Jump to content
x2onion

Has anyone seen the Eurodeacs yet?

Recommended Posts

So, I cracked open the latest catalogue from one of the retailers to find they had a load of product apparently up to Euro standard. This included various Cat A, which I thought was verboten by Euro-standards (to commoners, anyway). As I'm still recovering from the last metal I purchased (pre deadline, by ~30 mins) I won't be obtaining any more for a while, but I'd really like to see what they look like.

Share this post


Link to post
Share on other sites
So, I cracked open the latest catalogue from one of the retailers to find they had a load of product apparently up to Euro standard. This included various Cat A, which I thought was verboten by Euro-standards (to commoners, anyway). As I'm still recovering from the last metal I purchased (pre deadline, by ~30 mins) I won't be obtaining any more for a while, but I'd really like to see what they look like.

 

Haven't seen a physical one yet - but the Home Office have finally got off their lazy arses and issued the standards required now:

 

https://www.gov.uk/government/publications/deactivated-firearms-implementing-regulation-eu-20152403

Share this post


Link to post
Share on other sites

From the link, it looks as if we still have UK-specific operations that have to be carried out beside the EU mandated ones. I thought the standard was supposed to be universal? I like the way barrels only have to be filled 2/3 of their length, but that's about it.

Share this post


Link to post
Share on other sites

Just paperweight now. Glad all mine are early deacs, full strip, removable barrels and even chamber rounds in some! We have the most stringent deac laws in Europe, they should just follow our specs. I go Arnhem every year, take much Bren no problems. I see some of the weapons the Dutch and Germans take, poor sods. As for the Poles, a different kettle of fish, let's say!😎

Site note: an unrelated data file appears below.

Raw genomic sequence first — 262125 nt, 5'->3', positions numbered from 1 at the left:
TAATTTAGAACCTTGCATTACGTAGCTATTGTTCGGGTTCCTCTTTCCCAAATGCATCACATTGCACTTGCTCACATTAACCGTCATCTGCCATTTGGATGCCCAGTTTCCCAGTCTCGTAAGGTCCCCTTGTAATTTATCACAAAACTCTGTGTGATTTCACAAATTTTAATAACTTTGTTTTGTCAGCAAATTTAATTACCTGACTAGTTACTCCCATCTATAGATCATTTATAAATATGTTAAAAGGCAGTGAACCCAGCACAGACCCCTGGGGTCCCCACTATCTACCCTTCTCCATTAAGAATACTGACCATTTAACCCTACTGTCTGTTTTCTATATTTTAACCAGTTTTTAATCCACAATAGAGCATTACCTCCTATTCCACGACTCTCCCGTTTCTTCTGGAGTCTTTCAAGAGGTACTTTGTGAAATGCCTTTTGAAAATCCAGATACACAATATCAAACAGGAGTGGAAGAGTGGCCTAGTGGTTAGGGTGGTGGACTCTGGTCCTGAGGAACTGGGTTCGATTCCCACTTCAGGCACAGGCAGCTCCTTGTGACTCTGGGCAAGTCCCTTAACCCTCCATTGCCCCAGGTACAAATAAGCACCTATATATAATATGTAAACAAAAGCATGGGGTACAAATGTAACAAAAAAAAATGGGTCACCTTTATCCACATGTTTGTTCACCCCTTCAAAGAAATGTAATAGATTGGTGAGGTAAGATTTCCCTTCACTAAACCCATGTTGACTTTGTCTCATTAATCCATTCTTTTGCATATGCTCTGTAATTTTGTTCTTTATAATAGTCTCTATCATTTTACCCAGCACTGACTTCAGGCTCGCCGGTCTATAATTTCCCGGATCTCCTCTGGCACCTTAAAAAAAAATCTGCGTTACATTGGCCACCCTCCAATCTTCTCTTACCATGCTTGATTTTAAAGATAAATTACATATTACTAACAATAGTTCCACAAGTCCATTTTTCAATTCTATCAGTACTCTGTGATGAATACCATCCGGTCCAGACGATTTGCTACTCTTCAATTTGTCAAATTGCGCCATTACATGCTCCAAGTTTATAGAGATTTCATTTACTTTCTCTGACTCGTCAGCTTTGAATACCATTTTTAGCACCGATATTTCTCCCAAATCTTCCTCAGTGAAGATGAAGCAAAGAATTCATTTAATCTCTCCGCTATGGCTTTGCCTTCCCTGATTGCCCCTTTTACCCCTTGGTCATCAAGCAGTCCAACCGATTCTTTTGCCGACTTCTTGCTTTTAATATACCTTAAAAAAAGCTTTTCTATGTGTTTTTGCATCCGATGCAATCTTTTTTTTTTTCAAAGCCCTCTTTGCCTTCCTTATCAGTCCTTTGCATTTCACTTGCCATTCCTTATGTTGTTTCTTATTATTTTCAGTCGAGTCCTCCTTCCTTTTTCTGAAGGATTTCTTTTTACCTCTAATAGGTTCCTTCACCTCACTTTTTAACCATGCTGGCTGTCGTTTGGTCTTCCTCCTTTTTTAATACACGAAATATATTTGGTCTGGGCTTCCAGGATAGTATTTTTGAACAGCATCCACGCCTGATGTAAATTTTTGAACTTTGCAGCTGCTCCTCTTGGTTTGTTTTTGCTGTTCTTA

I've always said it, that it's easier to actually make your own firearm than 're-activate a deac. Look at the Sten, I could knock one up in a couple days. Just basic machine work.

A South African friend was telling me as kids they made 12 bore shotguns from pieces of threaded steel tube, and that was for fun!

Why go to bother of reactivating when they are readily available on the market in Eastern Europe. $300 gets you an AK.

Share this post


Link to post
Share on other sites
Why go to bother of reactivating when they are readily available on the market in Eastern Europe. $300 gets you an AK.

 

That's the root of the problem, though, isn't it? One of the AK-derivatives used in the Charlie Hebdo shootings WAS apparently bought as an Eastern European de-ac & then re-activated quite easily...

Share this post


Link to post
Share on other sites
That's the root of the problem, though, isn't it? One of the AK-derivatives used in the Charlie Hebdo shootings WAS apparently bought as an Eastern European de-ac & then re-activated quite easily...

 

By Western standards the Hebdo weapons were not deacs - they were Slovakian and just had pinned barrels to allow blanks to be used for film work I forget the description now - but "sonic rifles" keeps coming to mind.

The media, not being ones to allow truth to come before a good story, latched onto the word deactivated without bothering to research what the term actually meant in most Western countries and the UK in particular. Had they bothered to do their research properly all would have been made plain to the public.